The EPA has the power to limit thermal industrial pollution because heat is defined under the Clean Water Act as a pollutant. 33 U.S.C. § 1362 (6).  Section 301(a) of the Clean Water Act prohibits the discharge of any pollutant by any person unless otherwise permitted under the Act. 33 U.S.C. § 1311(a). 

In order to qualify to release these pollutants, a discharger must obtain a National Pollutant Discharge Elimination System (NPDES) permit approved by EPA or a qualified state agency.  33 U.S.C. § 1342. The NPDES permit contains limitations on the quantity or concentration of pollutants, including heat, which the facility can discharge into a natural water body. 33 U.S.C. § 1342. 

Courts have recognized the importance of the direct effects of thermal industrial pollution in reversing approval of a permit for construction of two nuclear power plants. Duke Power vs. Carolina Environmental Study Group, Inc., 438 U.S. 59, 74 (1978), citing United States v. SCRAP, 412 U.S. 669, 686-87 (1973). (“Certainly the environmental and aesthetic consequences of the thermal pollution of the two lakes in the vicinity of the disputed power plants is the type of harmful effect which has been deemed adequate in prior cases to satisfy the ‘injury in fact’ standard.”)  

In order to fully account for the harm to water bodies from the effects of higher temperatures, it is important to consider the effects of both climate change and thermal industrial pollution together. Fortunately, federal law requires EPA to do just that when it conducts environmental reviews as part of its NPDES permitting process for new sources. For industrial facilities considered “new sources” under the Clean Water Act, 33 U.S.C. § 1316(a)(2), EPA must conduct an environmental review under the National Environmental Policy Act (NEPA). 33 U.S.C. §1371(c)(a). NEPA requires the federal agencies to fully consider the environmental impact of actions it permits by considering, among other things, the “cumulative impacts” of all actions that could impact the environment. 40 C.F.R. Parts 1500-1508; see 42 U.S.C. § 4332.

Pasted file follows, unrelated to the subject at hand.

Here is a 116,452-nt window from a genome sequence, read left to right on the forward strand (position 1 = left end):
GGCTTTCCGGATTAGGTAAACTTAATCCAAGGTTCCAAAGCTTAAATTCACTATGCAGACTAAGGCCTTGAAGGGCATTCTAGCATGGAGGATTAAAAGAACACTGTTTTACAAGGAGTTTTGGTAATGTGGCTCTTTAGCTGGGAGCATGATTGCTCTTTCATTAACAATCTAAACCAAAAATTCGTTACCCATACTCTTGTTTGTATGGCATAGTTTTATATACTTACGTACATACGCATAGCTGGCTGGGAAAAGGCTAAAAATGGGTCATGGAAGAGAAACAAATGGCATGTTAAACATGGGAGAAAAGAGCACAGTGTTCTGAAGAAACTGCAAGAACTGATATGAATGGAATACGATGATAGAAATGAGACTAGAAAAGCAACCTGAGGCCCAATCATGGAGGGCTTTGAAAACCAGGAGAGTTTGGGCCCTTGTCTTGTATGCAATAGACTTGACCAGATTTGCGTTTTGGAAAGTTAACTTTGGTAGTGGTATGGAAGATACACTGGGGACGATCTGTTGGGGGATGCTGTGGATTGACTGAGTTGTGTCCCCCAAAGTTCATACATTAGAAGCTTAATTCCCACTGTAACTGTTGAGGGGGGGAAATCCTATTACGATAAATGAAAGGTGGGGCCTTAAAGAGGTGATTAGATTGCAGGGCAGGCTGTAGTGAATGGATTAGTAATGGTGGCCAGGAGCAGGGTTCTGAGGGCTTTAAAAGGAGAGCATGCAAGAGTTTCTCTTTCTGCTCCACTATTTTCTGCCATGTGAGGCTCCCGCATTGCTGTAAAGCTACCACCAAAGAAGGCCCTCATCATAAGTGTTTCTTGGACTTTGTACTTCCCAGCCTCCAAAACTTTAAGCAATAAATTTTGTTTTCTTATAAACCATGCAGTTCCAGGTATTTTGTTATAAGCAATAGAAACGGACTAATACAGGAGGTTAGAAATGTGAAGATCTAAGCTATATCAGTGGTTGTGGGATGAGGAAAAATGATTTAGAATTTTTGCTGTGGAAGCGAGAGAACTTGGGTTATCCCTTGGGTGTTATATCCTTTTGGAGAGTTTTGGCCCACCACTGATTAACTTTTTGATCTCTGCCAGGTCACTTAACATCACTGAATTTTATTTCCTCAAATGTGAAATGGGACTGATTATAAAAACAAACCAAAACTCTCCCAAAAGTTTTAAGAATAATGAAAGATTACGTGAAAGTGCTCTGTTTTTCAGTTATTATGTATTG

In a draft guidance document published in 2010, the Council on Environmental Quality recognized the importance of incorporating the effects of climate change on the environment when conducting an environmental review under NEPA. Council on Environmental Quality, 2010. DraftNEPA Guidance on consideration of climate change and GHG emissions.  Unfortunately, the cumulative effect of the impact of climate change is not always fully analyzed in NEPA reviews. See Patrick Woolsey, Consideration of Climate Change in Federal EISs, 2009-2011, Centerfor Climate Change Law, Columbia Law School, July 2012, at 15-16. By incorporating a robust analysis of the effects of climate change into its NEPA analysis for NPDES permitting decisions, EPA can better ensure that thermal industrial pollution does not compound the effects of climate change and exacerbate the plight of lobsters and other plants and animals that rely on a stable environment. 

Leading British economist Lord Nicholas Stern warns that we “grossly underestimate” the economic damage wrought by climate change. Indeed, lobsters are not the only aquatic organism that is sensitive to water temperature. The trout species that call Pennsylvania’s streams and rivers home also suffer stress at higher water temperatures. And, in fact, warming waters are but one of many of the impacts of climate change that can adversely affect both our environment and our economy.